Research ArticleNEUROSCIENCE

Macro- and microstructural changes in cosmonauts’ brains after long-duration spaceflight

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Science Advances  04 Sep 2020:
Vol. 6, no. 36, eaaz9488
DOI: 10.1126/sciadv.aaz9488

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  • RE: Investigating spaceflight-induced neuroplasticity through state-of-the-art diffusion MRI
    • Steven Jillings, doctoral student, Lab for Equilibrium Investigations and Aerospace, University of Antwerp, Antwerp, Belgium
    • Other Contributors:
      • Angelique Van Ombergen, Post doctoral researcher, Department of Translational Neuroscience, University of Antwerp, Antwerp, Belgium
      • Ekaterina Pechenkova, Post doctoral researcher, Laboratory for Cognitive Research, National Research University Higher School of Economics, Moscow, Russia
      • Elena Tomilovskaya, Lab Director, Institute for Biomedical Problems, Russian Academy of Sciences, Moscow, Russia
      • Floris Wuyts, Professor, Lab for Equilibrium Investigations and Aerospace, University of Antwerp, Antwerp, Belgium
      • Ben Jeurissen, Post doctoral researcher, imec-Vision Lab, University of Antwerp, Antwerp, Belgium

    We thank K. Hupfeld for highlighting some important aspects of studying the effect of spaceflight on the human brain. The author points toward the importance of behavioural data to complement neuroimaging findings in aiding their interpretation, as well as the delayed time of scanning after cosmonauts landed back on Earth. The author also describes previous literature that addresses neuroplasticity in response to spaceflight.

    We agree that behavioural data is very important to further characterize the neuroplastic events that occur as a result of spaceflight. Based on previous work and the current findings, the next steps comprise inclusion of specific behavioural and vestibular function biomarkers obtained in the same crew (1,2). Furthermore, in aiming to achieve a standardized protocol across different space agencies, we fully concur that combining MRI and behavioural measures is an important way to advance our knowledge in this field, as recently formulated in the 2020 Lancet Neurology opinion paper, with F. Wuyts as senior author (3).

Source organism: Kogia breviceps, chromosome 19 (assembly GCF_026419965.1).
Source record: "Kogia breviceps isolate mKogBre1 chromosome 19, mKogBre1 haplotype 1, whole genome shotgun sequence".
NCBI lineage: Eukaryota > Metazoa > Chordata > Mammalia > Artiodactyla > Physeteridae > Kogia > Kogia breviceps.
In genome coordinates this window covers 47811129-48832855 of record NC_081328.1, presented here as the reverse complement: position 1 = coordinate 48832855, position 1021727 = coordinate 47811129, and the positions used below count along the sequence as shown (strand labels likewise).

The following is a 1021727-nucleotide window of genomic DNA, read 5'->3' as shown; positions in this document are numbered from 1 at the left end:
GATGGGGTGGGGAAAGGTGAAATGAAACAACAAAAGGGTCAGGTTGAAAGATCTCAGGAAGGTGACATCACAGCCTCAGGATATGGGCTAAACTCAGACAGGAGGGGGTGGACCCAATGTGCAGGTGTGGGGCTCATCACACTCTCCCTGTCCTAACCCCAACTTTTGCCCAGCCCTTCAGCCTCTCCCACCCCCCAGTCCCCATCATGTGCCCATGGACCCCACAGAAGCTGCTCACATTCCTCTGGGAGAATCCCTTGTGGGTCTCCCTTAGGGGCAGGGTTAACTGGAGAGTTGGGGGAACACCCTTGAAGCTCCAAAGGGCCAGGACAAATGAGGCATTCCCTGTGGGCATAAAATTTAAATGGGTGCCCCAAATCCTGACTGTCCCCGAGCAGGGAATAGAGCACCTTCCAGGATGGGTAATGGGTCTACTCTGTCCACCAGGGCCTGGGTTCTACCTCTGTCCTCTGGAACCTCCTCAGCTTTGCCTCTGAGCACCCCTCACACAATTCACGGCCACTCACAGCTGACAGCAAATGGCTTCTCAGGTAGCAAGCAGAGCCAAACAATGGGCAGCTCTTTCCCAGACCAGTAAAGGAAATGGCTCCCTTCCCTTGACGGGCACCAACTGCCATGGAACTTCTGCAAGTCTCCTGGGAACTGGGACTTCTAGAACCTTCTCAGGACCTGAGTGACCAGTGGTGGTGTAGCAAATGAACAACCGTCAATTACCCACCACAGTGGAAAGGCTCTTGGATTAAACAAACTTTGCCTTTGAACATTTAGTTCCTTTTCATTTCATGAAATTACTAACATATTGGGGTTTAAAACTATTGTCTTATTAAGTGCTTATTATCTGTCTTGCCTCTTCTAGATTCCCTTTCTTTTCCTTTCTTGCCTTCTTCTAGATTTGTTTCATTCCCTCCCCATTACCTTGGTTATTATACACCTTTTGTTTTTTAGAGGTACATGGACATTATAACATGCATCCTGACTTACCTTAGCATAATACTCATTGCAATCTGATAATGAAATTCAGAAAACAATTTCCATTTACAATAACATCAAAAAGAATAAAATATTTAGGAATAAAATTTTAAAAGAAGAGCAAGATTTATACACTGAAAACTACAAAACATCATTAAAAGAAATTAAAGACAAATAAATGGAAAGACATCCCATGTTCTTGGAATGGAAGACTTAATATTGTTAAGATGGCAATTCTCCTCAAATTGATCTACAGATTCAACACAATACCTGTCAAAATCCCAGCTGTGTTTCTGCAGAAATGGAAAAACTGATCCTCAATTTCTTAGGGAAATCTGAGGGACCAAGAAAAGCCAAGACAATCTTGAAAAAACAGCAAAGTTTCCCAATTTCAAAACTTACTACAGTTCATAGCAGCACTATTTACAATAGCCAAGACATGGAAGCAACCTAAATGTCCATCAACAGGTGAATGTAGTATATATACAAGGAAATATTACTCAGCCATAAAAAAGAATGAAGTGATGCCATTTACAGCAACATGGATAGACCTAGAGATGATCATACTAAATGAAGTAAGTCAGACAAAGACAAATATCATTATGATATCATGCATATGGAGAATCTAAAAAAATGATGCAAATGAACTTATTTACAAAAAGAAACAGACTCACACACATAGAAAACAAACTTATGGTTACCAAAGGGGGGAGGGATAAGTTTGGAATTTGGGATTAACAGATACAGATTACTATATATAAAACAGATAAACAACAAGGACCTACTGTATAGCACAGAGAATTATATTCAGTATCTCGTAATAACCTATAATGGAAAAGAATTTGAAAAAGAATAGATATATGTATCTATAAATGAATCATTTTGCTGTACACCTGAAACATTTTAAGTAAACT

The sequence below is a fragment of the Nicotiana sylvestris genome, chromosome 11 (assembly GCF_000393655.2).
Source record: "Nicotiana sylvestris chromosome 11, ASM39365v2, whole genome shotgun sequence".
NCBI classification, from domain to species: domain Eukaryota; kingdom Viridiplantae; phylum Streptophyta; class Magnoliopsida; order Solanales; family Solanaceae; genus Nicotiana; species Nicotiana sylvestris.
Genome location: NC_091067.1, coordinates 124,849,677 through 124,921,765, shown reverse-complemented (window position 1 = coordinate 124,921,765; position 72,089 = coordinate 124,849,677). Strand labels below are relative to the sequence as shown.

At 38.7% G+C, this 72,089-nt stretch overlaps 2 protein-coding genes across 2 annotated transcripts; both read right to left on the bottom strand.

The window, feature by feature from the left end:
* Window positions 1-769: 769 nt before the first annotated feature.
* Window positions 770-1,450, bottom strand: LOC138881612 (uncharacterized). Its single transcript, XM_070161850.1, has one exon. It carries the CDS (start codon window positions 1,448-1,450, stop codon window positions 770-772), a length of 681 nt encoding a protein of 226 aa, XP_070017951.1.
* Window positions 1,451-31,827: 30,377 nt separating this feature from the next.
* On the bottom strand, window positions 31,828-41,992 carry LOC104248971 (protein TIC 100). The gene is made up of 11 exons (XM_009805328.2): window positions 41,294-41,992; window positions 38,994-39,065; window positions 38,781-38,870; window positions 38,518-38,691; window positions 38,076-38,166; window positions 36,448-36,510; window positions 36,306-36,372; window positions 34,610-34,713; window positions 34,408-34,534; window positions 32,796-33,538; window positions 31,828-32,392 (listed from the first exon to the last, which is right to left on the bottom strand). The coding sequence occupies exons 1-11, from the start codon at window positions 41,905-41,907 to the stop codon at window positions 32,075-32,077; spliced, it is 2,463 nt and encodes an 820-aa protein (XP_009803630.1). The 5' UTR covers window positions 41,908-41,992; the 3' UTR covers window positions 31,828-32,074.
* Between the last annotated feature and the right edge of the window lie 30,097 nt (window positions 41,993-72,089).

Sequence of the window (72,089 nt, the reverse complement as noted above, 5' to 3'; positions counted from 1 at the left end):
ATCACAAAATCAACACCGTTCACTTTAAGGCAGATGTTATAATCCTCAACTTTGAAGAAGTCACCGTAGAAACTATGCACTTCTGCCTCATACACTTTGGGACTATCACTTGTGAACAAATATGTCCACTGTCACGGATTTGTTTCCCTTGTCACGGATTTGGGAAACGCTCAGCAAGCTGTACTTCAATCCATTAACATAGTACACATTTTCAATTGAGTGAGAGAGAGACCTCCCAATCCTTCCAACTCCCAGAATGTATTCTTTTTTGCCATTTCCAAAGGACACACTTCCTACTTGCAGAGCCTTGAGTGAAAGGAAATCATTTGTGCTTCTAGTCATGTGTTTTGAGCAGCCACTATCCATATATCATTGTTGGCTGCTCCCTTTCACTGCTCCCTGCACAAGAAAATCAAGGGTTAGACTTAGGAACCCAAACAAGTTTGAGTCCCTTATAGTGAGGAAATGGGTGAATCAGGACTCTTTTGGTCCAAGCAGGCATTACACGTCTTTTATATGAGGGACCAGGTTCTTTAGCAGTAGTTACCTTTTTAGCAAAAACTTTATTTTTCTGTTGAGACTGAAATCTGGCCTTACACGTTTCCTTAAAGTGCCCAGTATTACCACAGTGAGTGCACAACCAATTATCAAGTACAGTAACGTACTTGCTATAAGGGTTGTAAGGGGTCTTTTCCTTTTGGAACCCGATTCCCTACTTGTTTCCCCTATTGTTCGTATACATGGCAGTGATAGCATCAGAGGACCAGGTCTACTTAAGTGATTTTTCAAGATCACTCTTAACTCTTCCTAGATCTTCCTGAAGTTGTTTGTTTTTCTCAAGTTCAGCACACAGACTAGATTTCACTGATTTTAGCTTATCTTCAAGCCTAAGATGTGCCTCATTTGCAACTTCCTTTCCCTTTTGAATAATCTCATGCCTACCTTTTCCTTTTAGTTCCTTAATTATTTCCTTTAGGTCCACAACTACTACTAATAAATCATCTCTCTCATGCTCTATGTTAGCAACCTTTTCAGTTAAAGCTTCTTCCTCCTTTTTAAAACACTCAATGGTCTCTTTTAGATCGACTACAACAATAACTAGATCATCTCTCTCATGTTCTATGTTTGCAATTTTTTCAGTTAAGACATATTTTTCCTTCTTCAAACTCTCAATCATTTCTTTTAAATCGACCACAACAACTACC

The concern was raised that our observation of cerebellar WM increase would result from cerebellar uplifting rather than neuroplasticity. Compression and stretching induced by a shift of the brain would result in voxel fraction (VF) changes in one direction (e.g. increases) and volume changes in the opposite direction (e.g. decreases). E.g., we attribute the gray matter VF increase and volume decrease along the superior su...

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    Competing Interests: None declared.
  • RE: Macro- and microstructural changes in cosmonauts’ brains after long duration spaceflight
    • Kathleen E. Hupfeld, doctoral student, University of Florida
    • Other Contributors:
      • Heather R. McGregor, Postdoctoral scholar, University of Florida
      • Patricia A. Reuter-Lorenz, Professor, University of Michigan
      • Rchael D. Seidler, Professor, University of Florida

    Jillings and colleagues report widespread brain structural changes among 11 cosmonauts after six-month International Space Station missions (data from two cosmonauts were acquired before and following two different flights). Their primary findings include increased cerebellar white matter (WM) volume, cerebrospinal fluid (CSF) redistribution, and altered gray matter (GM) fractions. Many of these changes approached preflight levels by seven months postflight. Strengths of this work include a seven-month follow-up MRI for 8 of the 11 cosmonauts, a well-matched control group, and correlations between CSF changes and visual acuity.

    These contributions to the spaceflight neuroimaging literature notwithstanding, several aspects of this report warrant critique. As exposure to novel environments and practicing a skill can result in WM plasticity, the reported cerebellar WM changes may reflect spaceflight-induced plasticity, as claimed by the authors. However, the absence of corresponding behavioral measures calls this interpretation into question. The authors’ interpretation is predicated on their observed post-flight WM increases in the cerebellum, a brain structure that contributes to sensorimotor function and adaptation. However, the WM increase alone is ambiguous: adjudicating whether brain changes are adaptive or dysfunctional requires examination of brain-behavior associations (1). As an illustrative example, in our past work we leveraged balance performance data to a...

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    Competing Interests: None declared.

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